‘A Mark’s Eye View‘ is a weekly look at some of the things that made me a huge fan of professional wrestling.
There was no way the WWF could be my favorite wrestling federation. For starters, I grew up in the southwest. While as not as much of a hotbed as the southeast, the NWA had a very strong foothold in my area. Mid-South/UWF was also all the rage. Of course, growing up in Texas in the 1980s meant the Von Erichs were kings of the mountain. Quite simply, it was an uphill battle for the World Wrestling Federation in my area.
The wrestlers of the WWF came off as very fake (wrestling is filled with these little ironies.) Sure, they had impressive physiques — they were athletes, after all. But for whatever reason, they looked like action figures come to life. True, the WW(W)F was always known as the “land of giants,” But in 1985, these giants were especially big.
That was part of the problem. The men in Mid-South looked like the type of guys you would run into in a seedy bar. The NWA had people like the Barbarian and Billy Jack Haynes, but they didn’t look larger than life. Kerry Von Erich may have looked like he was chiseled out of granite, but the rest of World Class looked like normal athletes.
Meanwhile, the WWF had monstrosities like Brutus Beefcake and Jimmy Snuka. These men were more walking stacks of muscles than actual wrestlers. They looked like the parodies of wrestlers you would seen drawn in cartoons. Every movement seemed to be impeded by their sheer mass. Even supposed “high flyers” like Snuka could be painful to watch.
“Workrate” wouldn’t a popular term amongst wrestling fans until the dawn of the internet, but even in 1985, I knew that I liked that guys who could actually wrestle. It was still almost a year before I would become a full fledged fan. When I first started watching wrestling, it was just something that was on in the background. In order to truly grab my attention, that match needed to have action that amounted to more than punches and kicks. While there were some exceptions, the WWF was not the best place to find those matches.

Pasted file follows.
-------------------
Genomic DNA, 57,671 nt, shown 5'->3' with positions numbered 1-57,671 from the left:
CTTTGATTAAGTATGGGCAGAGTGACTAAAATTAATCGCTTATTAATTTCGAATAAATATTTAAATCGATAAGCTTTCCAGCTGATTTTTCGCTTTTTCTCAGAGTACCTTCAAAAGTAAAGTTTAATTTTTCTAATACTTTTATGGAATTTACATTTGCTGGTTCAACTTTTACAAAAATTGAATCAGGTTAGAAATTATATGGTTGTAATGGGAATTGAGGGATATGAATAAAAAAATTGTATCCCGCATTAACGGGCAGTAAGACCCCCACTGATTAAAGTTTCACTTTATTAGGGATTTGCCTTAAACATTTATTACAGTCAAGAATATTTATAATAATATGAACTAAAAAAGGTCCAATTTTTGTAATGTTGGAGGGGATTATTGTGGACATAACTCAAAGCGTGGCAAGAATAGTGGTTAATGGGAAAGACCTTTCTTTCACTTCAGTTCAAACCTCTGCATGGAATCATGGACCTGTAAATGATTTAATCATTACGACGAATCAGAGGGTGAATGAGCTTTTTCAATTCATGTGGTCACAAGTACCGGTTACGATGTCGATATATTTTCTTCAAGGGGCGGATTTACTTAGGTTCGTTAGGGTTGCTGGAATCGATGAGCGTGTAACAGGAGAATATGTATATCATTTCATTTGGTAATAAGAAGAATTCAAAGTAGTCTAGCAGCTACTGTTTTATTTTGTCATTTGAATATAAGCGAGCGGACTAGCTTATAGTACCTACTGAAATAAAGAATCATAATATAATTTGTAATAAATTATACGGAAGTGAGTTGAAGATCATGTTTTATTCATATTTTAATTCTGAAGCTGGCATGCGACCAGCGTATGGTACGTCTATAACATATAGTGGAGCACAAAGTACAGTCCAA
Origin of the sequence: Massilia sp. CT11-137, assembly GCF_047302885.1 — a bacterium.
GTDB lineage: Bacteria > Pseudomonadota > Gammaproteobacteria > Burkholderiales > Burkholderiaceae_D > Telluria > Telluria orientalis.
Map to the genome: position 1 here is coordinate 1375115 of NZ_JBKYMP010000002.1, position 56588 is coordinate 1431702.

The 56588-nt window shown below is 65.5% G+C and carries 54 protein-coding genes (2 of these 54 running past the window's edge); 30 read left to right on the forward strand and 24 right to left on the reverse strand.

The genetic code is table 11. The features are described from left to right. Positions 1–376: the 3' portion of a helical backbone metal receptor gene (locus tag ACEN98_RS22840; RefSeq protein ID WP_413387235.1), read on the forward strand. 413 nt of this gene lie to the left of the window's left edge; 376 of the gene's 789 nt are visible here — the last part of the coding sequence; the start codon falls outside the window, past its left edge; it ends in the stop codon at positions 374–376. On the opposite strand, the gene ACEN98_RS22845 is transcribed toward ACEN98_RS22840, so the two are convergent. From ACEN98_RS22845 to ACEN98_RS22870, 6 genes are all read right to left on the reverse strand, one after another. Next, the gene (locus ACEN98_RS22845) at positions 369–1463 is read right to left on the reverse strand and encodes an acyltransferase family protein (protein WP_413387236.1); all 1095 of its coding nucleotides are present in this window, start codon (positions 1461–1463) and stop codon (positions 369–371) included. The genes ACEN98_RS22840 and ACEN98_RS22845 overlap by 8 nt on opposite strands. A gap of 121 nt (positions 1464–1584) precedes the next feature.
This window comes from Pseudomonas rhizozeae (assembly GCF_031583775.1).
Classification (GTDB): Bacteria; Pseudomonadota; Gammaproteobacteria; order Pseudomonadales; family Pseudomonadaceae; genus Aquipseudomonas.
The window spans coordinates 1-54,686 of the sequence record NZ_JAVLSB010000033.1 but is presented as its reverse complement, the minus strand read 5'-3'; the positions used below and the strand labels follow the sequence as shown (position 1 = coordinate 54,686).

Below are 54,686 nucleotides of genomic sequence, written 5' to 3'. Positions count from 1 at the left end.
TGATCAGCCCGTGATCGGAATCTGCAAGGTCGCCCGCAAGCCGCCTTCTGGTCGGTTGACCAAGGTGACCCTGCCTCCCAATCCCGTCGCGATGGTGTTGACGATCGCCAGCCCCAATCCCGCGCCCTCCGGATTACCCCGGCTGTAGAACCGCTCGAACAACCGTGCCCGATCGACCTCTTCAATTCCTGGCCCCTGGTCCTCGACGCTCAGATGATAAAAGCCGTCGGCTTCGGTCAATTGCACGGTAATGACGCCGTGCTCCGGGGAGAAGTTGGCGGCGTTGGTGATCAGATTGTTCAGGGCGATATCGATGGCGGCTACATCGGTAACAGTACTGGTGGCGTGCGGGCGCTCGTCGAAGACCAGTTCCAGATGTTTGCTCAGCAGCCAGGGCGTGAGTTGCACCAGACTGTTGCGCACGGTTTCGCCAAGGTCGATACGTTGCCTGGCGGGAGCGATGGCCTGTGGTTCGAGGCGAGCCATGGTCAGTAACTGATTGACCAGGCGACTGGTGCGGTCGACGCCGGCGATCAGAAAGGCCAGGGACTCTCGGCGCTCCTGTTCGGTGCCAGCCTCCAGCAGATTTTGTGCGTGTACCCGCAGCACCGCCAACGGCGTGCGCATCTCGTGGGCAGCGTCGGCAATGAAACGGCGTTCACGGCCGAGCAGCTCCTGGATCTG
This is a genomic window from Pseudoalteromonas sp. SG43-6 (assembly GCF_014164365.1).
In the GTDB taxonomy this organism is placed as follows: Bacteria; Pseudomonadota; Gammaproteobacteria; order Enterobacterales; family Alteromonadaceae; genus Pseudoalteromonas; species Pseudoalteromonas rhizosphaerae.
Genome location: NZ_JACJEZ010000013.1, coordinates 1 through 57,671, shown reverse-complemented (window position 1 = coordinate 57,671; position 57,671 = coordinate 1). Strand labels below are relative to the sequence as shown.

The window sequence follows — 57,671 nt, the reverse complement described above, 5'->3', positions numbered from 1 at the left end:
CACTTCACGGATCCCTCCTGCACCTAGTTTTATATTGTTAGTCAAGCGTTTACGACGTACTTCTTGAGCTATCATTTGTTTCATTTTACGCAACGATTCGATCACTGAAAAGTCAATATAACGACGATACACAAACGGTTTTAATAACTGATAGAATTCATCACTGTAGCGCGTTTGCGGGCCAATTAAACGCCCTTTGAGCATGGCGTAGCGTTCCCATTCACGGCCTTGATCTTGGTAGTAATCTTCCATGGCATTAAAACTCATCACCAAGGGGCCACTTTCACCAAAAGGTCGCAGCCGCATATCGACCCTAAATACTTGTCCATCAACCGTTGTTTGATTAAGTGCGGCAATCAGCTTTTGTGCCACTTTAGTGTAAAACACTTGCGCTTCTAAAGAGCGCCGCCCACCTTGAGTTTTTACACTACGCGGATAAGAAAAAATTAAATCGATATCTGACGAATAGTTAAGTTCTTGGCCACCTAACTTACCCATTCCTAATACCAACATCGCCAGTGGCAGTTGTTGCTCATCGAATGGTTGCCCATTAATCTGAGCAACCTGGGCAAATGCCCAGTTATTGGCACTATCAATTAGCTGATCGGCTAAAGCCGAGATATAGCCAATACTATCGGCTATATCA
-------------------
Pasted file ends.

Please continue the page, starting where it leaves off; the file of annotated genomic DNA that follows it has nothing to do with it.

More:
The biggest offender was Hulk Hogan. My decades-long hatred of him had not yet begun, but he certainly did not interest me. Fans joke about Hulking up, but even before getting there the matches did not offer much. Punches, kicks, back rakes, some homophobic and/or xenophobic humor, and that was a Hogan match. In that order. Without paying attention, a person could memorize an entire Hulk Hogan match.
(Before anyone tells me how all of Ric Flair’s matches are exactly the same, watch his Holy Trinity with Ricky Steamboat from 1989. Three different matches, same opponent, all within four months.)
Yet for whatever reason, the shows still captured my attention. It certainly was not the announcing — Vince McMahon, Bruno Sammartino, and Gorilla Buffoon were terrible. It was not the great production either. The venues were bigger, but World Class had better production and both the NWA and Mid South were less sterilized.
It may have been the promos. It was sometimes tough understand what their point was, but Hogan and Roddy Piper could get you excited for an upcoming match. For the wrestlers that could not speak, there were great mouthpieces like Bobby “The Brain” Heenan. I may not have paid attention to every match, but I listened to every word.
It may have been the characters. In Mid-South there were basically tough Americans while the NWA just had wrestlers doing their thing. In WCCW, there were Von Erichs and everybody else. The WWF had actual characters to spice things up. Randy Savage was a misogynist who was fiercely protective of his valet, for example. If that was more than you wanted from professional wrestling, you also had Hillbillies and Animals.
In the end, what it amounted to was I loved professional wrestling. Obviously, I had my favorite promotions and wrestlers, and I learned very quickly as a what style of wrestling I enjoyed. The World Wrestling Federation did not have the best wrestlers and they rarely had matches I liked, but I watched it every chance I had. It was wrestling and that was all I cared about. Plus, the entrance songs were some of the best ever.
Next week: Before the Attitude and Evolution.
Like what we do here at AIPT? Consider supporting us and independent comics journalism by becoming a patron today! In addition to our sincere thanks, you can browse AIPT ad-free, gain access to our vibrant Discord community of patrons and staff members, get trade paperbacks sent to your house every month, and a lot more. Click the button below to get started!